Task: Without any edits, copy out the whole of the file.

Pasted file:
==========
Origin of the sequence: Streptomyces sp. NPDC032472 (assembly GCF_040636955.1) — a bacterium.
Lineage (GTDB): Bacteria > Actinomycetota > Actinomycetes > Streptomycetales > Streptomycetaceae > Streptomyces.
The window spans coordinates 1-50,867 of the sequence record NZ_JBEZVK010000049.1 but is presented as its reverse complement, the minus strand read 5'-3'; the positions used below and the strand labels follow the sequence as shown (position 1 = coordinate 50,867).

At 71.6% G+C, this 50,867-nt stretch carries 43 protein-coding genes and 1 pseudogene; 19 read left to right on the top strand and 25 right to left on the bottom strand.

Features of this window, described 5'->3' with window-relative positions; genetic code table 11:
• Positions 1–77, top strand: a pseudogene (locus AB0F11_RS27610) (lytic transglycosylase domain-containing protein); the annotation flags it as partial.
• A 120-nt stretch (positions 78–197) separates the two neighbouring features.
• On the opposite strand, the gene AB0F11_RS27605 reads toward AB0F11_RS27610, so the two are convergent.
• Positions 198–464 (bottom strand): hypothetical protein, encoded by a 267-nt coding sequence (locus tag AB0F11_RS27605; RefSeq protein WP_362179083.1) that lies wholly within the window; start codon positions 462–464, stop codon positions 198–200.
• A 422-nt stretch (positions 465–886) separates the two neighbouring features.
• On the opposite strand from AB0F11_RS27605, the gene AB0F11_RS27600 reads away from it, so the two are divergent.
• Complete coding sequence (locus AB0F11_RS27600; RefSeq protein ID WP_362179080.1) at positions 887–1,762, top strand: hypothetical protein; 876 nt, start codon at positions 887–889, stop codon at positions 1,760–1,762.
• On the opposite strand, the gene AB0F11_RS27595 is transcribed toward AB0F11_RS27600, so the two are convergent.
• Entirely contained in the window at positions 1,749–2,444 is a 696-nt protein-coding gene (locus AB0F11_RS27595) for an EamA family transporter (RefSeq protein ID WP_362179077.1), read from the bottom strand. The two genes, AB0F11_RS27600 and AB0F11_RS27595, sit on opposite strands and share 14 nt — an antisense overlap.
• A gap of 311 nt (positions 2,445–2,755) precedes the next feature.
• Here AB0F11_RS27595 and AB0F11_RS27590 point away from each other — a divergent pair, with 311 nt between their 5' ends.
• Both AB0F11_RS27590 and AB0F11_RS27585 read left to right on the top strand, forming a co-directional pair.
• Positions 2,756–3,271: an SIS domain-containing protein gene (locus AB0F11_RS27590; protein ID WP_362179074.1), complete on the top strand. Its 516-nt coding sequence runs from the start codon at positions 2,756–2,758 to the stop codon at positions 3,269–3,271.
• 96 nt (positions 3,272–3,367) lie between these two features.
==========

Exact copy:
Origin of the sequence: Streptomyces sp. NPDC032472 (assembly GCF_040636955.1) — a bacterium.
Lineage (GTDB): Bacteria > Actinomycetota > Actinomycetes > Streptomycetales > Streptomycetaceae > Streptomyces.
The window spans coordinates 1-50,867 of the sequence record NZ_JBEZVK010000049.1 but is presented as its reverse complement, the minus strand read 5'-3'; the positions used below and the strand labels follow the sequence as shown (position 1 = coordinate 50,867).

At 71.6% G+C, this 50,867-nt stretch carries 43 protein-coding genes and 1 pseudogene; 19 read left to right on the top strand and 25 right to left on the bottom strand.

Features of this window, described 5'->3' with window-relative positions; genetic code table 11:
• Positions 1–77, top strand: a pseudogene (locus AB0F11_RS27610) (lytic transglycosylase domain-containing protein); the annotation flags it as partial.
• A 120-nt stretch (positions 78–197) separates the two neighbouring features.
• On the opposite strand, the gene AB0F11_RS27605 reads toward AB0F11_RS27610, so the two are convergent.
• Positions 198–464 (bottom strand): hypothetical protein, encoded by a 267-nt coding sequence (locus tag AB0F11_RS27605; RefSeq protein WP_362179083.1) that lies wholly within the window; start codon positions 462–464, stop codon positions 198–200.
• A 422-nt stretch (positions 465–886) separates the two neighbouring features.
• On the opposite strand from AB0F11_RS27605, the gene AB0F11_RS27600 reads away from it, so the two are divergent.
• Complete coding sequence (locus AB0F11_RS27600; RefSeq protein ID WP_362179080.1) at positions 887–1,762, top strand: hypothetical protein; 876 nt, start codon at positions 887–889, stop codon at positions 1,760–1,762.
• On the opposite strand, the gene AB0F11_RS27595 is transcribed toward AB0F11_RS27600, so the two are convergent.
• Entirely contained in the window at positions 1,749–2,444 is a 696-nt protein-coding gene (locus AB0F11_RS27595) for an EamA family transporter (RefSeq protein ID WP_362179077.1), read from the bottom strand. The two genes, AB0F11_RS27600 and AB0F11_RS27595, sit on opposite strands and share 14 nt — an antisense overlap.
• A gap of 311 nt (positions 2,445–2,755) precedes the next feature.
• Here AB0F11_RS27595 and AB0F11_RS27590 point away from each other — a divergent pair, with 311 nt between their 5' ends.
• Both AB0F11_RS27590 and AB0F11_RS27585 read left to right on the top strand, forming a co-directional pair.
• Positions 2,756–3,271: an SIS domain-containing protein gene (locus AB0F11_RS27590; protein ID WP_362179074.1), complete on the top strand. Its 516-nt coding sequence runs from the start codon at positions 2,756–2,758 to the stop codon at positions 3,269–3,271.
• 96 nt (positions 3,272–3,367) lie between these two features.